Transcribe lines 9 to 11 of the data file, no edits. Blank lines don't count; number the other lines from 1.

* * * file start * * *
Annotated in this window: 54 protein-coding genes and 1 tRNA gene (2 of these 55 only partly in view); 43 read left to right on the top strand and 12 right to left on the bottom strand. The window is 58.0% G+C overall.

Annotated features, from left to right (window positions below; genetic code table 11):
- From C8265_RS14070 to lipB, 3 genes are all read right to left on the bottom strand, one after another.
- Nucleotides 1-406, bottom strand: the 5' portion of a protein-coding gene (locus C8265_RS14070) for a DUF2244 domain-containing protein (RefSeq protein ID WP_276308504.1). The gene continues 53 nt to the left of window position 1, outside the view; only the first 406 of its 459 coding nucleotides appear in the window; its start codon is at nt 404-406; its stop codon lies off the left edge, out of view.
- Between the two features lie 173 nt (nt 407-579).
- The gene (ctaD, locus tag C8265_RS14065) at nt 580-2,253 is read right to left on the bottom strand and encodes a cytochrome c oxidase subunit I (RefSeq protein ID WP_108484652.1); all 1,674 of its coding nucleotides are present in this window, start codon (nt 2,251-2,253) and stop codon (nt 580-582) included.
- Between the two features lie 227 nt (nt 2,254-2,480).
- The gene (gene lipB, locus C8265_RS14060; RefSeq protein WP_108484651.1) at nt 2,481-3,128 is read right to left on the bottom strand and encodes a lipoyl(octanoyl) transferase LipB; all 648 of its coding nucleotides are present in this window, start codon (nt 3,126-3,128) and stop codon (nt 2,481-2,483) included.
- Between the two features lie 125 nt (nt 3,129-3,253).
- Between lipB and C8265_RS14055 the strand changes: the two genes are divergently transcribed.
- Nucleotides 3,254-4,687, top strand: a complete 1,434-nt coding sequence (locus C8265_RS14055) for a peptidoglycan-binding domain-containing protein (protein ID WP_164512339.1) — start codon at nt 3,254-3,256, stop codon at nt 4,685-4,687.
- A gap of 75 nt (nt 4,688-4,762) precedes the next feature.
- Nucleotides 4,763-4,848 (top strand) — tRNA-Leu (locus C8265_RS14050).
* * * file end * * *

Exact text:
- Between the two features lie 125 nt (nt 3,129-3,253).
- Between lipB and C8265_RS14055 the strand changes: the two genes are divergently transcribed.
- Nucleotides 3,254-4,687, top strand: a complete 1,434-nt coding sequence (locus C8265_RS14055) for a peptidoglycan-binding domain-containing protein (protein ID WP_164512339.1) — start codon at nt 3,254-3,256, stop codon at nt 4,685-4,687.